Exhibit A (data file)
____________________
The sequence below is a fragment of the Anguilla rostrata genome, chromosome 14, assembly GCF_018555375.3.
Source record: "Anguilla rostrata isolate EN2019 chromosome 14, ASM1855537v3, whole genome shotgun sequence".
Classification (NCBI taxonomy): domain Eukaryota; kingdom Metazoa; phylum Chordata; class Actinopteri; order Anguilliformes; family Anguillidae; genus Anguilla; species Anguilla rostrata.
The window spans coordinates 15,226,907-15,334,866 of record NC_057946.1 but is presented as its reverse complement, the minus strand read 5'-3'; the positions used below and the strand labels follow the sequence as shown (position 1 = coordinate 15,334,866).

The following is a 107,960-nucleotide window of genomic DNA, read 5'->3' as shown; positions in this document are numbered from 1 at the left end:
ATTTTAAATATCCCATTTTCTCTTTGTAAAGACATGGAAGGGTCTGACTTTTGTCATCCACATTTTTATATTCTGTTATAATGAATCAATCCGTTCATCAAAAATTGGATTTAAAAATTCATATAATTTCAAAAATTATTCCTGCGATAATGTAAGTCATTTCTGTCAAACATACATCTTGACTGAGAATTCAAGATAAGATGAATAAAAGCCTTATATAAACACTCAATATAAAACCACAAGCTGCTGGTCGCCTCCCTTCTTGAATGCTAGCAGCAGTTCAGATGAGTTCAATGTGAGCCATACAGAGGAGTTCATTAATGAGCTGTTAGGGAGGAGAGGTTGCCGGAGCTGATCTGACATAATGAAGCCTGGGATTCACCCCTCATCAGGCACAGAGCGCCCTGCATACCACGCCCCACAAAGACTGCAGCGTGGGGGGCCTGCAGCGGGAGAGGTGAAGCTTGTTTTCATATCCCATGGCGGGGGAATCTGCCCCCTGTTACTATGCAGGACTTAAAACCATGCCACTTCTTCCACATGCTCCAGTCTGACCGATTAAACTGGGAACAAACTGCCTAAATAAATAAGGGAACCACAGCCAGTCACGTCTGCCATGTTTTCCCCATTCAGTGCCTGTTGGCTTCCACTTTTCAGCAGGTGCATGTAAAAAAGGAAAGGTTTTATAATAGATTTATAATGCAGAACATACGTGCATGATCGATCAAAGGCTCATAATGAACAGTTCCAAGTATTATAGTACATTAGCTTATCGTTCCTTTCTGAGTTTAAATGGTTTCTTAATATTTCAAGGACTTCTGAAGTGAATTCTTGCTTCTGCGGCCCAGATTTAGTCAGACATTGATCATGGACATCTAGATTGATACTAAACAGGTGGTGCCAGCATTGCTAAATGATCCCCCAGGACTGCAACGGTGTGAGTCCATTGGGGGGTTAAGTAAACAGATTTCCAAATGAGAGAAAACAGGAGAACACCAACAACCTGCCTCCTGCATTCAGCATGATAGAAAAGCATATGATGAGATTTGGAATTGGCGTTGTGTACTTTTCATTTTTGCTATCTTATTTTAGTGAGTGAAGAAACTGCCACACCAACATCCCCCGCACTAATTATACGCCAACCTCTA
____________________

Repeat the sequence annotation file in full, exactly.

The sequence below is a fragment of the Anguilla rostrata genome, chromosome 14, assembly GCF_018555375.3.
Source record: "Anguilla rostrata isolate EN2019 chromosome 14, ASM1855537v3, whole genome shotgun sequence".
Classification (NCBI taxonomy): domain Eukaryota; kingdom Metazoa; phylum Chordata; class Actinopteri; order Anguilliformes; family Anguillidae; genus Anguilla; species Anguilla rostrata.
The window spans coordinates 15,226,907-15,334,866 of record NC_057946.1 but is presented as its reverse complement, the minus strand read 5'-3'; the positions used below and the strand labels follow the sequence as shown (position 1 = coordinate 15,334,866).

The following is a 107,960-nucleotide window of genomic DNA, read 5'->3' as shown; positions in this document are numbered from 1 at the left end:
ATTTTAAATATCCCATTTTCTCTTTGTAAAGACATGGAAGGGTCTGACTTTTGTCATCCACATTTTTATATTCTGTTATAATGAATCAATCCGTTCATCAAAAATTGGATTTAAAAATTCATATAATTTCAAAAATTATTCCTGCGATAATGTAAGTCATTTCTGTCAAACATACATCTTGACTGAGAATTCAAGATAAGATGAATAAAAGCCTTATATAAACACTCAATATAAAACCACAAGCTGCTGGTCGCCTCCCTTCTTGAATGCTAGCAGCAGTTCAGATGAGTTCAATGTGAGCCATACAGAGGAGTTCATTAATGAGCTGTTAGGGAGGAGAGGTTGCCGGAGCTGATCTGACATAATGAAGCCTGGGATTCACCCCTCATCAGGCACAGAGCGCCCTGCATACCACGCCCCACAAAGACTGCAGCGTGGGGGGCCTGCAGCGGGAGAGGTGAAGCTTGTTTTCATATCCCATGGCGGGGGAATCTGCCCCCTGTTACTATGCAGGACTTAAAACCATGCCACTTCTTCCACATGCTCCAGTCTGACCGATTAAACTGGGAACAAACTGCCTAAATAAATAAGGGAACCACAGCCAGTCACGTCTGCCATGTTTTCCCCATTCAGTGCCTGTTGGCTTCCACTTTTCAGCAGGTGCATGTAAAAAAGGAAAGGTTTTATAATAGATTTATAATGCAGAACATACGTGCATGATCGATCAAAGGCTCATAATGAACAGTTCCAAGTATTATAGTACATTAGCTTATCGTTCCTTTCTGAGTTTAAATGGTTTCTTAATATTTCAAGGACTTCTGAAGTGAATTCTTGCTTCTGCGGCCCAGATTTAGTCAGACATTGATCATGGACATCTAGATTGATACTAAACAGGTGGTGCCAGCATTGCTAAATGATCCCCCAGGACTGCAACGGTGTGAGTCCATTGGGGGGTTAAGTAAACAGATTTCCAAATGAGAGAAAACAGGAGAACACCAACAACCTGCCTCCTGCATTCAGCATGATAGAAAAGCATATGATGAGATTTGGAATTGGCGTTGTGTACTTTTCATTTTTGCTATCTTATTTTAGTGAGTGAAGAAACTGCCACACCAACATCCCCCGCACTAATTATACGCCAACCTCTA